Overview of Digital Storytelling Tools and Techniques

Creative Commons Licenses

Creators who want to grant permission to use their works while preserving ownership rights often use Creative Commons licenses. These special copyright licenses take the guess work out of everything and specifically indicate how someone can copy, distribute, and make some uses of their work.

There are six main licenses which indicate terms of usage from credit, to commercial use, to licensing use. For instance the main license is called Attribution CC BY
This license lets others to use, distribute or change a copyrighted work (even commercially) as long as they credit the creator. The Creative Commons website offers many creative commons licensed photographs, music, clips art, ect.

There are many other internet sites that allow for creative commons licensed fair-use of copyright material.
The Free Music Archive (the “FMA” or “Archive”) is an interactive library of creative commons licensed audio downloads for public use.

When it comes to local art, music and photographs. You may be able to ask permission from the local artist to use their work. More often than not local artists will grant permission.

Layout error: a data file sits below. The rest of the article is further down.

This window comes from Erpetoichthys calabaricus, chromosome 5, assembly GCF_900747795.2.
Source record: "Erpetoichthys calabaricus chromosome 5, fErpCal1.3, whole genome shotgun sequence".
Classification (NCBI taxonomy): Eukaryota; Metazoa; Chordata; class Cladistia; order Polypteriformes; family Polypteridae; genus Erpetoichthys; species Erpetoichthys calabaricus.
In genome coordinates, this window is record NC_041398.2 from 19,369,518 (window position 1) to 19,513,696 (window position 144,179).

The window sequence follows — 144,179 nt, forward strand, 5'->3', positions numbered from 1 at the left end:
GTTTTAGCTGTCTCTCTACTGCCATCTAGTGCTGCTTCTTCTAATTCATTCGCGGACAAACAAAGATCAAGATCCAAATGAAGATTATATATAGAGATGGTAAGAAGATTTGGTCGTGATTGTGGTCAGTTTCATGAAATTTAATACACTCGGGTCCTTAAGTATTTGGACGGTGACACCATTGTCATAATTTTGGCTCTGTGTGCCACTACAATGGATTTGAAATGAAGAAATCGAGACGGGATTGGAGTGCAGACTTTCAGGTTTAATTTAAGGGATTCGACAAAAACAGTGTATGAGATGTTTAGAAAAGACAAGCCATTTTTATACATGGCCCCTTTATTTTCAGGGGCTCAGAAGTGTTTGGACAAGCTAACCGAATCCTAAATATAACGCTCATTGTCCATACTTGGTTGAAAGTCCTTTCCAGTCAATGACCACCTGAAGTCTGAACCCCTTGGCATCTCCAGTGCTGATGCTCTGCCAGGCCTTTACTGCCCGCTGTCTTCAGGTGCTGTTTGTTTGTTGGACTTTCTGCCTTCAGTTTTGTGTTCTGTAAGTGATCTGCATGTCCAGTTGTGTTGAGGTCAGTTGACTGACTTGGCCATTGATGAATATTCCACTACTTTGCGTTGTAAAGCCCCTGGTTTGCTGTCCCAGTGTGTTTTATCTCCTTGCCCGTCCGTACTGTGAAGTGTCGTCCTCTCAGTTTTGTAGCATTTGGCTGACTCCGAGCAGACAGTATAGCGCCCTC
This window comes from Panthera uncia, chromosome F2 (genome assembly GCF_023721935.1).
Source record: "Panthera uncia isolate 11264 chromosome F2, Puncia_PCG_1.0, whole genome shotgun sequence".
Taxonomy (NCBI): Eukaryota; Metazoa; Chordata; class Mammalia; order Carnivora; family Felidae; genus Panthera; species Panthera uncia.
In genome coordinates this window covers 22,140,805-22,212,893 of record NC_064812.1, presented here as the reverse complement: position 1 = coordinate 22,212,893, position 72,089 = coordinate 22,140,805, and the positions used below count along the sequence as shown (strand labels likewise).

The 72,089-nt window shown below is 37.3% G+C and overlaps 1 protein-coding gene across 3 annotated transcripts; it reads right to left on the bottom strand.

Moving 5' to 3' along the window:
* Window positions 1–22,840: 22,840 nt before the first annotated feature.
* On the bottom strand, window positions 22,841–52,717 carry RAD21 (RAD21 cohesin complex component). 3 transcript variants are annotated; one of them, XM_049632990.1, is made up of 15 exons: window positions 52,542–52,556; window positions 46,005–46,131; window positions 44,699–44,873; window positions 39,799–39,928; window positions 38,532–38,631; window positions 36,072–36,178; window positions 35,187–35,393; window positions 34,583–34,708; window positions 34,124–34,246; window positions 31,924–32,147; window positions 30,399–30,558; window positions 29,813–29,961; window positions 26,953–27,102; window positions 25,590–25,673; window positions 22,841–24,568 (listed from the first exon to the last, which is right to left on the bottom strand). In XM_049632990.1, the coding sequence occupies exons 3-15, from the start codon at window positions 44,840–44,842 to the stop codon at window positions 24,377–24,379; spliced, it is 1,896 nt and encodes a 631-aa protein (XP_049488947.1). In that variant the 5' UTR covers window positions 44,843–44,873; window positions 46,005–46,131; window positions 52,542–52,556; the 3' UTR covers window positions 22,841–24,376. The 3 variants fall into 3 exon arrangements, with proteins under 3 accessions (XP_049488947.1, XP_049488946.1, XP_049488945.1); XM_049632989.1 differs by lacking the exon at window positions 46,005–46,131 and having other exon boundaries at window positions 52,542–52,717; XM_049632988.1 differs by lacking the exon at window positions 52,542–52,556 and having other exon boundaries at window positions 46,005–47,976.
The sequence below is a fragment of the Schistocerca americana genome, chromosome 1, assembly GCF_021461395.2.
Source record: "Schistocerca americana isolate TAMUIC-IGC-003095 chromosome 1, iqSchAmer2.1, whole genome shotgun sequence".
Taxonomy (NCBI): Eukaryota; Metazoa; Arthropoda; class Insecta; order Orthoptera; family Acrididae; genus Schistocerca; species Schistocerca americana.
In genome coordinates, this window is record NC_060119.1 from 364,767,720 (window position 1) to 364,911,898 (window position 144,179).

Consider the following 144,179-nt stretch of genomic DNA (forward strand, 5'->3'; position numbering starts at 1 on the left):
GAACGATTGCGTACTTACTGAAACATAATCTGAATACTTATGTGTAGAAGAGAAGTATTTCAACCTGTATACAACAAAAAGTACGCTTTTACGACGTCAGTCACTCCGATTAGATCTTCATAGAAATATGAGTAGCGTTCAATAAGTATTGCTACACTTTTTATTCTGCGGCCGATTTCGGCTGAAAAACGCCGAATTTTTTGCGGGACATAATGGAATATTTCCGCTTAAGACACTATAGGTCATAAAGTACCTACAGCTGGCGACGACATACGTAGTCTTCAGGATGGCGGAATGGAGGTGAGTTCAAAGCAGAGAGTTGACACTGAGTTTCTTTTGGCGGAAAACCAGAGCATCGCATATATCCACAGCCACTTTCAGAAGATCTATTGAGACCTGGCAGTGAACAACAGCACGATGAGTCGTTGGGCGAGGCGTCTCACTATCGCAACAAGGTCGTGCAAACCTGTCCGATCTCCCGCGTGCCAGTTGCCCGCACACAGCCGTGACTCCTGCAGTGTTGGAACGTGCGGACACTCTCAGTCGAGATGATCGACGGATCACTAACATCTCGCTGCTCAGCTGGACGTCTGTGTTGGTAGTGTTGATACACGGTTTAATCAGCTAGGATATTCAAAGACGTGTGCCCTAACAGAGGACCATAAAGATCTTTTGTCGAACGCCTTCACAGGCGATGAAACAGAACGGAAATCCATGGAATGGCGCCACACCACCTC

Works that you have created are also subject to copyright. Publishing agreements may assign or license a broad range of rights to the publisher.
When it comes to traditional music in the public domain, you must be aware of two forms of copyright:

  1. The copyright of the composer which if in the public domain is free of copyright.
  2. The copyright of the recording which even if in the public domain is not free of copyright.

If you use a recording from a public domain or traditional song without permission of the artist you may be found guilty of copyright infringement.

We have included a letter which you can use to request permission to use a song from the artist (see Appendix A).

Summation

Copyright is important to consider when using elements of creative works to tell a story.

If we are found in breach of copyright we may be asked by the copyright holder to take down a digital story from a website or prohibited from publicly screening the digital story.

Sources
Concordia University Policy on
Copyright Compliance (PDF)
Canadian Copyright Act
Copyright Modernization Act
Canadian Library Association
Copyright Information Centre
Digital Images and Copyright
Educational Rights Collective of Canada
Faircopyright
Canada: http://publications.gc.ca/site/eng/ccl/aboutCopyright.html
America: http://www.shockwavesound.com/Articles/010_Copyrights_in_Public_Domain_
music.html